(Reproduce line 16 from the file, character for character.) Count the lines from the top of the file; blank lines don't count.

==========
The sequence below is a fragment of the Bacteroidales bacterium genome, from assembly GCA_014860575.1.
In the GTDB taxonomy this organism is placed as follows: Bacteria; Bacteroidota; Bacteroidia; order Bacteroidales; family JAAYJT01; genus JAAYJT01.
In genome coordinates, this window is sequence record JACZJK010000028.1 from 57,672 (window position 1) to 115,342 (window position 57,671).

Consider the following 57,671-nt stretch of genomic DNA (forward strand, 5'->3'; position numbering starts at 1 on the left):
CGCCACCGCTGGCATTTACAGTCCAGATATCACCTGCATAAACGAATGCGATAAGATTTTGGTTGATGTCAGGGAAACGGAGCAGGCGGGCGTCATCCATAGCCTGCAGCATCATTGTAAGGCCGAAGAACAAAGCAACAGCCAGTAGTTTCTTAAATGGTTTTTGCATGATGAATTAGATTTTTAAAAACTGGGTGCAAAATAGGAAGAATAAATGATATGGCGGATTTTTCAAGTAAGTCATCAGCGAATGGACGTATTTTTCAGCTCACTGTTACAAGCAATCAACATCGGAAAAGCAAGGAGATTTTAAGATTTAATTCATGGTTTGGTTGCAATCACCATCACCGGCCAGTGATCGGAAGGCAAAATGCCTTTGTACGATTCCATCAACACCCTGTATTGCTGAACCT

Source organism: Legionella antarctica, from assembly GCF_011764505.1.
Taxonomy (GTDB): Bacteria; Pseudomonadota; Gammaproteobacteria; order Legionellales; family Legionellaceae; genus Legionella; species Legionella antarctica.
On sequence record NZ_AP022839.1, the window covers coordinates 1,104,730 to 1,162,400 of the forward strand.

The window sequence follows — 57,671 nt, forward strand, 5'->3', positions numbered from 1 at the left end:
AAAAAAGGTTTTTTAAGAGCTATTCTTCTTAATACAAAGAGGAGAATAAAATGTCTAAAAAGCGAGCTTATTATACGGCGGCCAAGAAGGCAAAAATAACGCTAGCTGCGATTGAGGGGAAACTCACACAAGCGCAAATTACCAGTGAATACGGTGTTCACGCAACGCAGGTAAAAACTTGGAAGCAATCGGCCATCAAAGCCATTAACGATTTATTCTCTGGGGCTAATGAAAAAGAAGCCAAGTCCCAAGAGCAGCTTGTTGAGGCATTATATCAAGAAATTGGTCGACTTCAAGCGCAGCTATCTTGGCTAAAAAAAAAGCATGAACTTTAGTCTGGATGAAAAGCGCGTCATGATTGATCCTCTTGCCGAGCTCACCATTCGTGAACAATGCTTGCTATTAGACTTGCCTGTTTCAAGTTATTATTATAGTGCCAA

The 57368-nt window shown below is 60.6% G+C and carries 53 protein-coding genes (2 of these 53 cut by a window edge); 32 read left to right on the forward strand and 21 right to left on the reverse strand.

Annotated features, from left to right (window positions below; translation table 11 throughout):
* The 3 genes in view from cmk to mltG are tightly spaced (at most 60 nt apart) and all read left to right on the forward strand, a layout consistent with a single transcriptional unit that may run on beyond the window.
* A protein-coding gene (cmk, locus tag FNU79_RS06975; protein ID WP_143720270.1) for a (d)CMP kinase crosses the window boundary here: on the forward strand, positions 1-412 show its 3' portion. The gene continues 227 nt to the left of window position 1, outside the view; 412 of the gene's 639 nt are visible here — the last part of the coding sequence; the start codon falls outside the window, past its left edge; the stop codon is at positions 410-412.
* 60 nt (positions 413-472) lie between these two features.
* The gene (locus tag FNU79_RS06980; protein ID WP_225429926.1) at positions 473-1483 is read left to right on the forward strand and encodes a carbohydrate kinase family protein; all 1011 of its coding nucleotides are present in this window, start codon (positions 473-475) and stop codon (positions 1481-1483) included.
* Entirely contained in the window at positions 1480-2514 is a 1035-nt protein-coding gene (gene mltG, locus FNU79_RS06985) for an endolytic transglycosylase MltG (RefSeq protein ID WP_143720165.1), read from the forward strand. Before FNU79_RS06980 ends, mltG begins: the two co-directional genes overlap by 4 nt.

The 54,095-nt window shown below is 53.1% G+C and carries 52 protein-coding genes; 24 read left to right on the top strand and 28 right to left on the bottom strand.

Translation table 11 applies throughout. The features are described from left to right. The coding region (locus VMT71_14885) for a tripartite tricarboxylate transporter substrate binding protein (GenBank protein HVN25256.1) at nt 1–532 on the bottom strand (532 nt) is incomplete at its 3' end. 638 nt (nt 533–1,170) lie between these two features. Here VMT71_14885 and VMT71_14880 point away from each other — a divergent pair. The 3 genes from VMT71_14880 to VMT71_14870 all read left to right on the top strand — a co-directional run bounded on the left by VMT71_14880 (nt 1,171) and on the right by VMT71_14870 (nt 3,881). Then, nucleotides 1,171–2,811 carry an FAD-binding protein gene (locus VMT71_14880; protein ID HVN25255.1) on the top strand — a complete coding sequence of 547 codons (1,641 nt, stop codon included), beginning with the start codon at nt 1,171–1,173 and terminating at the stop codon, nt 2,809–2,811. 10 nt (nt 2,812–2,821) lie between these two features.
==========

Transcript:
* The gene (locus tag FNU79_RS06980; protein ID WP_225429926.1) at positions 473-1483 is read left to right on the forward strand and encodes a carbohydrate kinase family protein; all 1011 of its coding nucleotides are present in this window, start codon (positions 473-475) and stop codon (positions 1481-1483) included.